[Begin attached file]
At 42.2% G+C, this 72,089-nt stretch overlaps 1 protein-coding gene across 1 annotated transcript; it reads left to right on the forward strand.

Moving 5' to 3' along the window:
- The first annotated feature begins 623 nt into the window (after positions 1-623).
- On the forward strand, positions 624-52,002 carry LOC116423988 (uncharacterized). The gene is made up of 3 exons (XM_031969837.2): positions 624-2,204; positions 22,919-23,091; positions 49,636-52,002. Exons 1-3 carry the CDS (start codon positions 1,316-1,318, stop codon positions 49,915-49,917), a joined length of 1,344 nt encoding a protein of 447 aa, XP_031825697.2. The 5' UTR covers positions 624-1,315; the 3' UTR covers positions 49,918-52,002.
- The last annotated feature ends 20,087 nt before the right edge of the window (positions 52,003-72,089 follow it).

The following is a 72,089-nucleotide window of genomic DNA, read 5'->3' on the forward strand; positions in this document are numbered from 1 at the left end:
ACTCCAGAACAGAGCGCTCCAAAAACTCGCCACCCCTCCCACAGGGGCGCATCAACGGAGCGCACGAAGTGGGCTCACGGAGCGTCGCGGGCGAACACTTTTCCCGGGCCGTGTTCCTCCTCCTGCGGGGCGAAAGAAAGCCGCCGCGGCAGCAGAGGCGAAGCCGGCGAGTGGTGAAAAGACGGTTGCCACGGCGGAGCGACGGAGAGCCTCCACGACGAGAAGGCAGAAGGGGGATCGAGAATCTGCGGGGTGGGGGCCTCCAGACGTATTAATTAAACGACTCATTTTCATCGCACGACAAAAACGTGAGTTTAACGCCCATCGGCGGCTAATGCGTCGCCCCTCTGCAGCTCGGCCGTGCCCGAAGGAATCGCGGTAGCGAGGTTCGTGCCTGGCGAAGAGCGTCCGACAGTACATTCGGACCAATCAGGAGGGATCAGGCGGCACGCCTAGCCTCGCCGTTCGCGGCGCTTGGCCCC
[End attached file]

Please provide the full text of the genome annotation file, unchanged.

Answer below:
At 42.2% G+C, this 72,089-nt stretch overlaps 1 protein-coding gene across 1 annotated transcript; it reads left to right on the forward strand.

Moving 5' to 3' along the window:
- The first annotated feature begins 623 nt into the window (after positions 1-623).
- On the forward strand, positions 624-52,002 carry LOC116423988 (uncharacterized). The gene is made up of 3 exons (XM_031969837.2): positions 624-2,204; positions 22,919-23,091; positions 49,636-52,002. Exons 1-3 carry the CDS (start codon positions 1,316-1,318, stop codon positions 49,915-49,917), a joined length of 1,344 nt encoding a protein of 447 aa, XP_031825697.2. The 5' UTR covers positions 624-1,315; the 3' UTR covers positions 49,918-52,002.
- The last annotated feature ends 20,087 nt before the right edge of the window (positions 52,003-72,089 follow it).

The following is a 72,089-nucleotide window of genomic DNA, read 5'->3' on the forward strand; positions in this document are numbered from 1 at the left end:
ACTCCAGAACAGAGCGCTCCAAAAACTCGCCACCCCTCCCACAGGGGCGCATCAACGGAGCGCACGAAGTGGGCTCACGGAGCGTCGCGGGCGAACACTTTTCCCGGGCCGTGTTCCTCCTCCTGCGGGGCGAAAGAAAGCCGCCGCGGCAGCAGAGGCGAAGCCGGCGAGTGGTGAAAAGACGGTTGCCACGGCGGAGCGACGGAGAGCCTCCACGACGAGAAGGCAGAAGGGGGATCGAGAATCTGCGGGGTGGGGGCCTCCAGACGTATTAATTAAACGACTCATTTTCATCGCACGACAAAAACGTGAGTTTAACGCCCATCGGCGGCTAATGCGTCGCCCCTCTGCAGCTCGGCCGTGCCCGAAGGAATCGCGGTAGCGAGGTTCGTGCCTGGCGAAGAGCGTCCGACAGTACATTCGGACCAATCAGGAGGGATCAGGCGGCACGCCTAGCCTCGCCGTTCGCGGCGCTTGGCCCC